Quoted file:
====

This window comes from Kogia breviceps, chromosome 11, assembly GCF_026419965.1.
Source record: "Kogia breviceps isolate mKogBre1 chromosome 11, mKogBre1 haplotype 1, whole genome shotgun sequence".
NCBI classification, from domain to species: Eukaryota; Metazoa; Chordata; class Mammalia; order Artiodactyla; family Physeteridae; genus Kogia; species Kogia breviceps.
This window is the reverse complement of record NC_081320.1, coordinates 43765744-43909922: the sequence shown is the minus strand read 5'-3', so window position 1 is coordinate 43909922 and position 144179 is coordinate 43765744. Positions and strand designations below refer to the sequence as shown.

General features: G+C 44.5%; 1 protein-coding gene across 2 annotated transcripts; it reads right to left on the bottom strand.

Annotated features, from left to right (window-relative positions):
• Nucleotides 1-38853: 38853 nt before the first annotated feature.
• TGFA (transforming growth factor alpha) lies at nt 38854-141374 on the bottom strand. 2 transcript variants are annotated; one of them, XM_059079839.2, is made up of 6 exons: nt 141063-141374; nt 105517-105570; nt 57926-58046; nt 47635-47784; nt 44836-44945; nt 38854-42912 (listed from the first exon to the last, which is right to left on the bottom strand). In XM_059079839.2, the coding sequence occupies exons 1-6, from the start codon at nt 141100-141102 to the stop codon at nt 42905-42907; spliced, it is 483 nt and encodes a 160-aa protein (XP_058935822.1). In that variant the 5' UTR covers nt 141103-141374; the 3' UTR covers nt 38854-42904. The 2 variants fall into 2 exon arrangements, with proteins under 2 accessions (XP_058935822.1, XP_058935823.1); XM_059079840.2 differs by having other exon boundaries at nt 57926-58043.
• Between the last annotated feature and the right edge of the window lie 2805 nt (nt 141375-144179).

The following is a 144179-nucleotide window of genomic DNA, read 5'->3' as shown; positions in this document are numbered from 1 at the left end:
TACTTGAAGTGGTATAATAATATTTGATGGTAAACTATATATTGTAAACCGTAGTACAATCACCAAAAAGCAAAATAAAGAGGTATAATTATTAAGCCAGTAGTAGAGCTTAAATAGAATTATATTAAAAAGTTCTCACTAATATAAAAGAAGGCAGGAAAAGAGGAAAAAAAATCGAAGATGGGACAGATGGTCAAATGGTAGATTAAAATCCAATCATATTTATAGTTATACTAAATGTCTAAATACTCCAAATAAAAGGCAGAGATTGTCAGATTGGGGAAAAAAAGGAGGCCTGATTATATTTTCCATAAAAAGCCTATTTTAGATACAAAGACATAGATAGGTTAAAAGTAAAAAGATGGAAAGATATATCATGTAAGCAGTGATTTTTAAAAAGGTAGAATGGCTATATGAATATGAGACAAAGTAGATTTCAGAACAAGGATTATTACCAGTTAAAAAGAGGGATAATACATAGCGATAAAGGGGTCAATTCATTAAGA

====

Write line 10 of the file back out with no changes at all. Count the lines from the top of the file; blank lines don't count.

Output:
The following is a 144179-nucleotide window of genomic DNA, read 5'->3' as shown; positions in this document are numbered from 1 at the left end: